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The Vine and the Son of Man: Eschatological Interpretation of Psalm 80 in Early Judaism

Author: 
Andrew Streett (Author)
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Description

Since the discovery of the Dead Sea Scrolls, scholars have traced out the rich and complex traditions of biblical interpretation in Second Temple Judaism. Little attention has been given to Psalm 80, however. Andrew Streett demonstrates that this psalm, which combines the story of Israel as a vine ravaged by others with hope for a “son” of God who will restore the people’s fortunes, became a rich trove for eschatological hope.

This study traces interpretations of Psalm 80 through many texts and argues that the psalm was an important biblical text through which early Christians understood the Christ event.
ISBN: 
9781451472066
Price: 
$59.00
ISBN: 
9781451479706
Price: 
$59.00
Release date: 
February 1, 2014
Pages: 
232
Width: 
6
Height: 
9

Emerging Scholars:

Contents

Contents:
1. Introduction
2. Psalm 80 in Its Historical Context
3. Psalm 80 and the Edited Psalter
4. Psalm 80 and the Son of Man in Daniel 7
5. Psalm 80 in Second Temple and Rabbinic Judaism
6. Psalm 80 and the Son of Man in Mark
7. Psalm 80 in the Parable of the Wicked Tenants
8. Psalm 80 and the True Vine in John 15:1-8
9. Conclusion
Bibliography

Reviews

Reviewed on Books at a Glance by James M. Hamilton, Jr.

Reviewed on My Digital Seminary by Lindsay Kennedy

Reviewed on Unsettled Christianity

Reviewed on Jennifer Guo Blog

Reviewed on Diglotting Blog

Reviewed in The Catholic Biblical Quarterly

Endorsements

"An engaging and persuasive study. Andrew Streett demonstrates that Psalm 80 had a much greater impact upon the writers of the New Testament than recognised hitherto. The Vine and the Son of Man is an important work that should be required reading for everyone interested in the relationship of the Old and New Testaments."
—Nathan MacDonald
University of Cambridge

"In this fine study, Andrew Streett examines the reception history of Psalm 80 in ancient Jewish and Christian literature. In particular, Streett shows how Psalm 80 contributes to the conception of the Son of Man as the one who actualizes the destiny of Israel. Streett has provided an exemplary survey of Psalm 80, which plots the various interpretations that emerged and shows how Psalm 80 provided scriptural impetus for New Testament Christology. The Vine and the Son of Man is a finely written study for anyone interested in biblical intertextuality."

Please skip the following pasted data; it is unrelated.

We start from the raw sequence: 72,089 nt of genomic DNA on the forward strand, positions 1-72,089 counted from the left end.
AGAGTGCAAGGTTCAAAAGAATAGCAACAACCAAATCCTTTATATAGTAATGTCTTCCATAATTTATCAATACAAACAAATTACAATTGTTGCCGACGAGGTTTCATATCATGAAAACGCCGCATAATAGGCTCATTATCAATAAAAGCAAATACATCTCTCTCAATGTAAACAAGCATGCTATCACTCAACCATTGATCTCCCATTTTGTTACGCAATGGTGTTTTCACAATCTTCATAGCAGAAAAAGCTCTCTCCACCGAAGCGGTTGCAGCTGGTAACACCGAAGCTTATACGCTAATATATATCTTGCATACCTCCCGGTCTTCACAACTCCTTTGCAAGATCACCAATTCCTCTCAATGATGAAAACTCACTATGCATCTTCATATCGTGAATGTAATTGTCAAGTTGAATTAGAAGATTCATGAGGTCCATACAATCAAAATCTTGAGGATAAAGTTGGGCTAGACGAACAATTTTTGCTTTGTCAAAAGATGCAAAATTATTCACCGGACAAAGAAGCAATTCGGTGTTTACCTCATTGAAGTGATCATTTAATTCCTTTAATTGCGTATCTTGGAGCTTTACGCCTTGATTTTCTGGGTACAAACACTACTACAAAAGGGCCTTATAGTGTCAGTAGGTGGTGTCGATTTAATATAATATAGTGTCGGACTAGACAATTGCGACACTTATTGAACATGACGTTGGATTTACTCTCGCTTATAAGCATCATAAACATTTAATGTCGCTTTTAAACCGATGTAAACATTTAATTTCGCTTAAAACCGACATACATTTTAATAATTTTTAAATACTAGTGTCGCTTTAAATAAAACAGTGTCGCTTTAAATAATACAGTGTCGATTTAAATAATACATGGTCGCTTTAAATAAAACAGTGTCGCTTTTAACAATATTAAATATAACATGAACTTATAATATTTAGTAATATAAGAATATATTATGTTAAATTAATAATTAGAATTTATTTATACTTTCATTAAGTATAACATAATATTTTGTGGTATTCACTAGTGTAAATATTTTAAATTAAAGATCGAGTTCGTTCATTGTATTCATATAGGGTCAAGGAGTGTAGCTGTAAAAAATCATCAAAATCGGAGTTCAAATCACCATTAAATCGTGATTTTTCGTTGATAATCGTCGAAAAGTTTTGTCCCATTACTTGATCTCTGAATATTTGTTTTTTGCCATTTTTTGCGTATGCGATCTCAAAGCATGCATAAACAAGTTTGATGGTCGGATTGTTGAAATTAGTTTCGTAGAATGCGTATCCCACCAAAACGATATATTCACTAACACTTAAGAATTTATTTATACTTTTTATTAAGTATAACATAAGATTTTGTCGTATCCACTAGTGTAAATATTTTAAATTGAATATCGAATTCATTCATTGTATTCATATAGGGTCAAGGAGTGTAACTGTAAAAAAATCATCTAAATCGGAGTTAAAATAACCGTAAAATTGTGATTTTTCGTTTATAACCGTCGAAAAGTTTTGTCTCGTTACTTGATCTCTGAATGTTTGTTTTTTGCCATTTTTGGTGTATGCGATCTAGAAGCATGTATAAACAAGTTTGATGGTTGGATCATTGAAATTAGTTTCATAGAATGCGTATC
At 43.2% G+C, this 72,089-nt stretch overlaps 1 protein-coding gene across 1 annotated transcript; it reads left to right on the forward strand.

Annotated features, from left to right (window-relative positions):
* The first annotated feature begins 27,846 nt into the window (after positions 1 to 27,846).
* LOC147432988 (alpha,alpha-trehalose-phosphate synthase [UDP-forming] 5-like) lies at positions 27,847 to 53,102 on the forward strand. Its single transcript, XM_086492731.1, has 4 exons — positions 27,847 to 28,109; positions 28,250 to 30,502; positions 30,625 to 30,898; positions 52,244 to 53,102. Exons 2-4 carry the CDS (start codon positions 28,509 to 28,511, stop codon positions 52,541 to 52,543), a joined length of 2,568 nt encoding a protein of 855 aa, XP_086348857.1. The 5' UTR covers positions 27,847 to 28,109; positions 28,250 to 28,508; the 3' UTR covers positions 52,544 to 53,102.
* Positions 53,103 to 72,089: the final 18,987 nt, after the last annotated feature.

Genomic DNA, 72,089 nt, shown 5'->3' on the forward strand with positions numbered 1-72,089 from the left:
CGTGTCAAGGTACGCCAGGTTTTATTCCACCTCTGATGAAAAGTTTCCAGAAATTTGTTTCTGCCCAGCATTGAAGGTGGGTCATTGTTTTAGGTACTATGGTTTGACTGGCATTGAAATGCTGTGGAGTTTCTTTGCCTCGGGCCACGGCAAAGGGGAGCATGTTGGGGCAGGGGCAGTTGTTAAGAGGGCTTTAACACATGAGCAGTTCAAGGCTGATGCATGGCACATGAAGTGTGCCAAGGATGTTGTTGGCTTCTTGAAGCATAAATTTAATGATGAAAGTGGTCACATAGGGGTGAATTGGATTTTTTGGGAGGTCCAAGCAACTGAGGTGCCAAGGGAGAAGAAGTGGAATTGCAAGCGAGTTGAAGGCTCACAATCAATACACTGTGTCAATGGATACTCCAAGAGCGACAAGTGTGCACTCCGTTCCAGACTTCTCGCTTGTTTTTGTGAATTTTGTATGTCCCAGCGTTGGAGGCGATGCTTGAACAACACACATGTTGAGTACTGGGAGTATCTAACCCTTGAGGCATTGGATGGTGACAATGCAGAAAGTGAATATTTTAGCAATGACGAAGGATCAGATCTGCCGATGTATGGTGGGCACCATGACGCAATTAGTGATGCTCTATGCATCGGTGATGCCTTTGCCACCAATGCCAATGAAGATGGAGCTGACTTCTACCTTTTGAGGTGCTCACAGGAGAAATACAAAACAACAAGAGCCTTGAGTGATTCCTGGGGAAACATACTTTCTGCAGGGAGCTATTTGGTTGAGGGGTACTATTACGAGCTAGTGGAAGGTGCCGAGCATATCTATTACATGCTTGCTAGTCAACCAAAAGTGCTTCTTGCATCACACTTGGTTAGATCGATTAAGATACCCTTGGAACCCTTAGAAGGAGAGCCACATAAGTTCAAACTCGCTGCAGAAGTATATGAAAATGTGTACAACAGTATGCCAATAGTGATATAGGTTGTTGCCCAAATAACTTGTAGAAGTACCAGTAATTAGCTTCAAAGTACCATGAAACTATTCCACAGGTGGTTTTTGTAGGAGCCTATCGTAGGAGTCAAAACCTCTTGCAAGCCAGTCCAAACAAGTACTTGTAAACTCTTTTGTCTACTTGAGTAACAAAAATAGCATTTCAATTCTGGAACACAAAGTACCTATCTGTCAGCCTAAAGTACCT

Michael F. Bird
Ridley Melbourne Mission & Ministry College
 
"Andrew Streett here makes a compelling case that the influence of Psalm 80, despite the fact that it is never directly quoted, can be inferred in several NT tropes, especially the 'vine' image and the 'Son of Man.' The psalm may even have been instrumental in the convergence of several strands of the 'Son of Man' idea evinced in the Gospel tradition. Streett’s study therefore helps resolve one of the great enigmas of NT scholarship: the roots and meaning of the 'Son of Man' in the teaching of Jesus."
Dan G. McCartney
Redeemer Seminary
 
"Andrew Streett traces the trajectories of Psalm 80’s interpretive journey with methodological rigor, a mastery of the primary texts, and original proposals at every turn. He exposes the great diversity of eschatological interpretations given to this text due to its intriguing content and inherent ambiguity. This is a must read for anyone investigating early interpretation of the psalms, Christological use of the Old Testament, or the Son of Man problem."
William S. Campbell
University of Wales, Trinity Saint David
 
"In this meticulous, balanced, and commendably clear study, Andrew Streett argues that the redaction history and subsequent interpretations of Psalm 80 increasingly emphasised the psalm’s latent eschatological and messianic potential. Displaying an impressive grasp of ancient Jewish literature, Streett makes a careful and compelling case for the psalm’s hitherto neglected significance as a source for the Son of Man figure in Daniel and influence on Mark's presentation of the Passion and vindication of Jesus."
Paul Middleton
University of Chester